dewy-eyed


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  • adj

Synonyms for dewy-eyed

exhibiting childlike simplicity and credulity

References in periodicals archive ?
There's A Place is a gorgeously dewy-eyed strum, reminiscent of the down tempo works of The Band, while The Reveal meanwhile is a delicately picked harp instrumental interlude that breaks up the EP expertly.
The Back-Up Plan seems to have been written with Sandra Bullock in mind, mixing physical comedy with dewy-eyed emotional outpourings.
The target audience is revealed in ballad We'll Be A Dream, a dewy-eyed duet between Clark and Disney Camp Rock star Demi Lovato.
Perhaps we should not get too dewy-eyed about this changing of the guard on the banks of the Tees.
Outtakes submits only this pearl, given by a cranky older reporter when Outtakes was once a dewy-eyed undergrad visiting the Associated Press office in Chicago: "Go to law school, kid.
Matthew, the '3Rs' now stand for Reduce, Re-use and Recycle; a dewy-eyed young teacher explains the reward system for bringing reusable lunch boxes, and older students scurry around switching off lights and computers.
It would be folly to let dewy-eyed nostalgia derail such a musically productive period.
As punters, we should realise that rational judgement tends to pay better then dewy-eyed sentimentality in the long run.
Sherry Jr, an expert in 'retro-marketing' and 'the revival of brand meaning': "Retro-marketing is not merely a matter of reviving dormant brands and foisting them on softhearted, dewy-eyed, nostalgia-stricken consumers.
As we have said before, the redistricting debacles in the last three decades should have persuaded the most dewy-eyed lawmakers that self-serving gerrymandering is a temptation their leadership can't resist.
But if it's the rustle of the banknotes rather than the gleam of the Cup which takes paramount importance for most of the 64 clubs in this weekend's third round, the ruthless realism melts into dewy-eyed nostalgia as Jones adds: "I've always loved the FA Cup.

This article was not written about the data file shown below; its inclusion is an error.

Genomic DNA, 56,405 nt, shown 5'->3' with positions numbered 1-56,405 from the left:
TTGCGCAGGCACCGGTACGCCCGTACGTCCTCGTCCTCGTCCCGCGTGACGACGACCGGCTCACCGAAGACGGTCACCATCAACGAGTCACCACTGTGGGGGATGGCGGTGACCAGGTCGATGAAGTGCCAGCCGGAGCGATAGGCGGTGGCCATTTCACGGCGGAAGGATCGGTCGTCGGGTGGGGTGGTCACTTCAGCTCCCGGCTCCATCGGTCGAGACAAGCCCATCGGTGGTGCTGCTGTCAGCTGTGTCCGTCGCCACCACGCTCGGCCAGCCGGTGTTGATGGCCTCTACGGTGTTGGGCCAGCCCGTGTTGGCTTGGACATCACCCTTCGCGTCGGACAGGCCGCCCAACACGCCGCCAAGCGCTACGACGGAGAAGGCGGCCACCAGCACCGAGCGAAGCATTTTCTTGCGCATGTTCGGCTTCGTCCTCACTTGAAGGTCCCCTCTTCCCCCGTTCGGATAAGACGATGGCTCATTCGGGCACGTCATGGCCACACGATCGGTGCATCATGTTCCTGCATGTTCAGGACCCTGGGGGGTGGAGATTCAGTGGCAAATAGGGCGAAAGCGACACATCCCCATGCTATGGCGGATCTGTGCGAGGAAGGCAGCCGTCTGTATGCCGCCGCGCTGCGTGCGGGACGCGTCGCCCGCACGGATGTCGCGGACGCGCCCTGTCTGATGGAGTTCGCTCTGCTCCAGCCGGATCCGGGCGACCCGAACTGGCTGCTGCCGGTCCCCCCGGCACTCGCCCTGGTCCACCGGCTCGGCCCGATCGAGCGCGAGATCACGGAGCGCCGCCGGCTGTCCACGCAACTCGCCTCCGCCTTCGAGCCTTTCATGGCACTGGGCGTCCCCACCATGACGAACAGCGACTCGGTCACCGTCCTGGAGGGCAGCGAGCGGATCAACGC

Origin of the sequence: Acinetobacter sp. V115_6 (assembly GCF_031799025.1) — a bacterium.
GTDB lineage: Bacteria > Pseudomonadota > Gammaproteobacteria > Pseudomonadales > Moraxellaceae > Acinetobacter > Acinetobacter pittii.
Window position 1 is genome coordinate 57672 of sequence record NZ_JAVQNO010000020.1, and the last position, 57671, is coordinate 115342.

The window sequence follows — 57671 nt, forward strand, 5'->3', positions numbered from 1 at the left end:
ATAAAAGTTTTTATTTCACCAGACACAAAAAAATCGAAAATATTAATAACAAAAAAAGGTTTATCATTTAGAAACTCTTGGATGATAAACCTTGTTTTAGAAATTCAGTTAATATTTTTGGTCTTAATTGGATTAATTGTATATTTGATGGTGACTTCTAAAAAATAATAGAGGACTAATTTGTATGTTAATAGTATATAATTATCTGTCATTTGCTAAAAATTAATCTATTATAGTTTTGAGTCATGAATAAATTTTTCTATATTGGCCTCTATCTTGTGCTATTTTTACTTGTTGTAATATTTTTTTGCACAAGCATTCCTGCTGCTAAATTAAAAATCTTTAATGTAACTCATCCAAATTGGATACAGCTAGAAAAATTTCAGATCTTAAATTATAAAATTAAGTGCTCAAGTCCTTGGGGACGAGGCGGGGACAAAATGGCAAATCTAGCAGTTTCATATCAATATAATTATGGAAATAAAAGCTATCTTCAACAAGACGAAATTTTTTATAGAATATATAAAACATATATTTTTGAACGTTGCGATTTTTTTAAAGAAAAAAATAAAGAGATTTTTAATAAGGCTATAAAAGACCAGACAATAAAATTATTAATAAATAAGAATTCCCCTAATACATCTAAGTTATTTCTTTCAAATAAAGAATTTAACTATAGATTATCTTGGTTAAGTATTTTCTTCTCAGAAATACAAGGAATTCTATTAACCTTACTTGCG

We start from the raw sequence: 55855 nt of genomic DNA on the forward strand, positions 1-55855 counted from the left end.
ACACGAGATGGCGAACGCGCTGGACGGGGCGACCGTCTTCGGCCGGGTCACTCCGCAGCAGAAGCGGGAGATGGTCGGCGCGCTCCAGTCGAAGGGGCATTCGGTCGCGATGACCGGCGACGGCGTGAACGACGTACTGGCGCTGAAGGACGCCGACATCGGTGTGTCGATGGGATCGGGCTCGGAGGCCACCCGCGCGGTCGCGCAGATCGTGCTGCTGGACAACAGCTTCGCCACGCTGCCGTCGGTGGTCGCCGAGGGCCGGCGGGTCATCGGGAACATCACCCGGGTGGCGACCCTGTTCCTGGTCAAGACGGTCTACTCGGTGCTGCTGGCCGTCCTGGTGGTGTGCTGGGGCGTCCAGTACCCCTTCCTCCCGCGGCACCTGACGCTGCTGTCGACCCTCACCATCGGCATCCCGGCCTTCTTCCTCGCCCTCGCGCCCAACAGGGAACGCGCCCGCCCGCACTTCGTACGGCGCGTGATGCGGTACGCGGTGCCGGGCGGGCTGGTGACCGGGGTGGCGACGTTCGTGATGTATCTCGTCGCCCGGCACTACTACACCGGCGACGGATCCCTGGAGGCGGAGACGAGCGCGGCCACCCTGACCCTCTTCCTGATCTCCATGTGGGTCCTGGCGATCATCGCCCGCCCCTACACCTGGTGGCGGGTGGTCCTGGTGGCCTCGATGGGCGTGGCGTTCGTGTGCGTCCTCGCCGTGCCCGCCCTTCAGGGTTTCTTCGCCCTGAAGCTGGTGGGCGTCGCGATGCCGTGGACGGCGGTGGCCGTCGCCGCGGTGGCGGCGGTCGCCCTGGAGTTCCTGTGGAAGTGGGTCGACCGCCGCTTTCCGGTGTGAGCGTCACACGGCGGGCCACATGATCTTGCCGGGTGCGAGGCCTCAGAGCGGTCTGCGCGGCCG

The high-falutin' poets had invited the kilt-wearing son of a butcher to prepare a vegetarian haggis to celebrate Burns Night, the annual bash on January 25 when Scots of a certain style become dewy-eyed and recite verses from their national bard, which always bemuse the ears of strangers.
The movie's dewy-eyed romanticization of the past seems strange coming from a company known for its innovation.
Mum still might occasionally wonder why she came when she watches the growing pile of sand-filled washing waiting to be taken home but I'll guarantee when she looks at the holiday snaps in a couple of weeks (or decades) she'll be dewy-eyed with nostalgia.
Professor Etzioni, the author of 22 books and a senior adviser to President Clinton, writes in the preface to his latest offering: "After many decades during which it had been agreed that a world government was a pipe dream, envisioned only by dewy-eyed idealists, we are discovering that swelling transnational problems cannot be handled by nation-states nor by international organizations alone.